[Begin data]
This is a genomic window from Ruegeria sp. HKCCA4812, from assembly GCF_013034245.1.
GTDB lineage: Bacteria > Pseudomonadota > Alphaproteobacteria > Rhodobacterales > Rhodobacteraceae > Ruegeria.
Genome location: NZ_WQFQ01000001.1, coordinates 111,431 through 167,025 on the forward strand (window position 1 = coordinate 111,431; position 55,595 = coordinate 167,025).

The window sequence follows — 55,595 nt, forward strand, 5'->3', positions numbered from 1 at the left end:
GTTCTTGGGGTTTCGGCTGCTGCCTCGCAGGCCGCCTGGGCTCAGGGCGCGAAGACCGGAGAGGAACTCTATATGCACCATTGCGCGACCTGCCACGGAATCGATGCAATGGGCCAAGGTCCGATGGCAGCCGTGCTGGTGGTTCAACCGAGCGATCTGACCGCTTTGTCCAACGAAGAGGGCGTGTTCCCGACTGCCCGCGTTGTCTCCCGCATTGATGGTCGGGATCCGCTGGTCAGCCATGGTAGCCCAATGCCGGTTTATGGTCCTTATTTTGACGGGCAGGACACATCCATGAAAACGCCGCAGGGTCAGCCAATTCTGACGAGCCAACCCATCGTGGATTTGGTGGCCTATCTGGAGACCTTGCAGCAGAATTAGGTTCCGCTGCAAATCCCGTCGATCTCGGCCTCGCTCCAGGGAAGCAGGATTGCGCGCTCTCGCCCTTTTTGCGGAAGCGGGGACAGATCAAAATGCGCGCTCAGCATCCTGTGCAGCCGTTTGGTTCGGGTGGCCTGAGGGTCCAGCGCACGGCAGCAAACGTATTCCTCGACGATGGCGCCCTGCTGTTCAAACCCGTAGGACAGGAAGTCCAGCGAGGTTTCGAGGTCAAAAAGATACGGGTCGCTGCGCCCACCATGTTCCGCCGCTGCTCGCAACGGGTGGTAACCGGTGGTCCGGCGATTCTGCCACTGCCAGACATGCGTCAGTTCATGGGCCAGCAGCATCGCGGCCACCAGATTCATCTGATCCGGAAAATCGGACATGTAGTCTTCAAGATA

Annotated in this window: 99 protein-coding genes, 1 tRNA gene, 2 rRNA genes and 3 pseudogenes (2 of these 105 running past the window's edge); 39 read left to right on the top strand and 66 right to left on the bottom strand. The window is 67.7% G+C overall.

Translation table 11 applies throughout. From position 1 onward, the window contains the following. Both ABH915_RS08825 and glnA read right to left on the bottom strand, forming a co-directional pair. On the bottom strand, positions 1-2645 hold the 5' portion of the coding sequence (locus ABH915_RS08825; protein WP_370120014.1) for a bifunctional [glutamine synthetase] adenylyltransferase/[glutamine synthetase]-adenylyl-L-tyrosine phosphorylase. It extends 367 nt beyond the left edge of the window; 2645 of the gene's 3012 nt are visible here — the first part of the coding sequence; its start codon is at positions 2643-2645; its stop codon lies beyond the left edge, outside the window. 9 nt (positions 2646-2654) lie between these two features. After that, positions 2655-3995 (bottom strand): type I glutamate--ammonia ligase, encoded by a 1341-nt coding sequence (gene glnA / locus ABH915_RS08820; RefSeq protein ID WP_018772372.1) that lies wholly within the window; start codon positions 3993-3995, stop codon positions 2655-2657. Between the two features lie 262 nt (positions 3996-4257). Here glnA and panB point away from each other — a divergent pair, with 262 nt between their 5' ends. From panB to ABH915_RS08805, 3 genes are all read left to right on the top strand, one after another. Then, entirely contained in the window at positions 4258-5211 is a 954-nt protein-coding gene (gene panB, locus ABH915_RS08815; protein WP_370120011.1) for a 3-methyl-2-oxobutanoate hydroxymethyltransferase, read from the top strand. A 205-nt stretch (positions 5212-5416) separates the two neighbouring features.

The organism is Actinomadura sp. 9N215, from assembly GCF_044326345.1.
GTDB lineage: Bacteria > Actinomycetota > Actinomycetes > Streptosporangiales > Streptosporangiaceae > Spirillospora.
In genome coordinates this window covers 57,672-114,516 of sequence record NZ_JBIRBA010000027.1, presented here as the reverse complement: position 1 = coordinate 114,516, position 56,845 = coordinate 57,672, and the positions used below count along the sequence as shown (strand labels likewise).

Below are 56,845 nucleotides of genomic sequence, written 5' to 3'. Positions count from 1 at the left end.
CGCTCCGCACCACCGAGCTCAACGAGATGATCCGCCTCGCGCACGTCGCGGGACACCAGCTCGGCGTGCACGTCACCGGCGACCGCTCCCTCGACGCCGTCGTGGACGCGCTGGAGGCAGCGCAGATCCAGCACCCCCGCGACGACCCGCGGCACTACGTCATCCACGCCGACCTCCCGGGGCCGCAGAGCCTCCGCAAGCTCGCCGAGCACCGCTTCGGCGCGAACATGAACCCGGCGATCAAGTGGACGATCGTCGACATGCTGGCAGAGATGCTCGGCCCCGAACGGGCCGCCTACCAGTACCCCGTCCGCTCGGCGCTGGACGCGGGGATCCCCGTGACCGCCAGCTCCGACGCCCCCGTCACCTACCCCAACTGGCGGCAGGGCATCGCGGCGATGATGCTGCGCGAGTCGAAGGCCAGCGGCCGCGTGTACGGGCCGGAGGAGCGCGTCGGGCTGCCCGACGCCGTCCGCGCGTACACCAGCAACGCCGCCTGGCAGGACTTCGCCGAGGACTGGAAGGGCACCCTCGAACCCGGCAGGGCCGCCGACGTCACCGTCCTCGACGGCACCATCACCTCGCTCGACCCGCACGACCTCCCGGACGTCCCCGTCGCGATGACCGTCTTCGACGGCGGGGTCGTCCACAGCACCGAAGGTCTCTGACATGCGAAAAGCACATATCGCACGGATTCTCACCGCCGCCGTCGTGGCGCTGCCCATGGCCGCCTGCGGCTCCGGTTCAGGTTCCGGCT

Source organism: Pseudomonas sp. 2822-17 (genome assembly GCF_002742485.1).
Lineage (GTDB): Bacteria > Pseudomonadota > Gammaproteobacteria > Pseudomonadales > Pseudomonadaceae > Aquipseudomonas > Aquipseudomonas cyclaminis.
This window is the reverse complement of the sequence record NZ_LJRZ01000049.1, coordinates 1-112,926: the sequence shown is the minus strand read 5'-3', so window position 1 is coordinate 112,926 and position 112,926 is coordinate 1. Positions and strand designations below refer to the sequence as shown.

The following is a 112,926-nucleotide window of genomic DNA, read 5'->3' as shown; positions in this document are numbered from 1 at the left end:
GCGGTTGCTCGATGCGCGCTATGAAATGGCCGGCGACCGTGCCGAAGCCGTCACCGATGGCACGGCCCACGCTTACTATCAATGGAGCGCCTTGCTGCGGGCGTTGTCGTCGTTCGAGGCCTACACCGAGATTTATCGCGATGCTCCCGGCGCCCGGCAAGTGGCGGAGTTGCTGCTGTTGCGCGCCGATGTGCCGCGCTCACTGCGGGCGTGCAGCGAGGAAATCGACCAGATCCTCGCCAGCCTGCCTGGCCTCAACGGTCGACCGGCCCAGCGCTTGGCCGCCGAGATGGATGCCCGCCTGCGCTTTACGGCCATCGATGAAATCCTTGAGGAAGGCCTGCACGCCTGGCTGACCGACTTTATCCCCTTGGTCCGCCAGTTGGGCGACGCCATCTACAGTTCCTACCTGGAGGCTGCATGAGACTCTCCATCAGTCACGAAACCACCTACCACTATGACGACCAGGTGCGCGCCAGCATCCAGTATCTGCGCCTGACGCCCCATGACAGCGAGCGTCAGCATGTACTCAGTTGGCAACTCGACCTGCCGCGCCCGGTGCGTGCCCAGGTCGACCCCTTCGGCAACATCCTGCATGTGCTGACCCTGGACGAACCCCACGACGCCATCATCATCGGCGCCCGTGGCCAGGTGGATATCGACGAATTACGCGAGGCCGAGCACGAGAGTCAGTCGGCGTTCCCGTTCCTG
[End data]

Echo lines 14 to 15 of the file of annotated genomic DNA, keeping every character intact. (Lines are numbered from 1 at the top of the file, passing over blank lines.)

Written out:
Lineage (GTDB): Bacteria > Pseudomonadota > Gammaproteobacteria > Pseudomonadales > Pseudomonadaceae > Aquipseudomonas > Aquipseudomonas cyclaminis.
This window is the reverse complement of the sequence record NZ_LJRZ01000049.1, coordinates 1-112,926: the sequence shown is the minus strand read 5'-3', so window position 1 is coordinate 112,926 and position 112,926 is coordinate 1. Positions and strand designations below refer to the sequence as shown.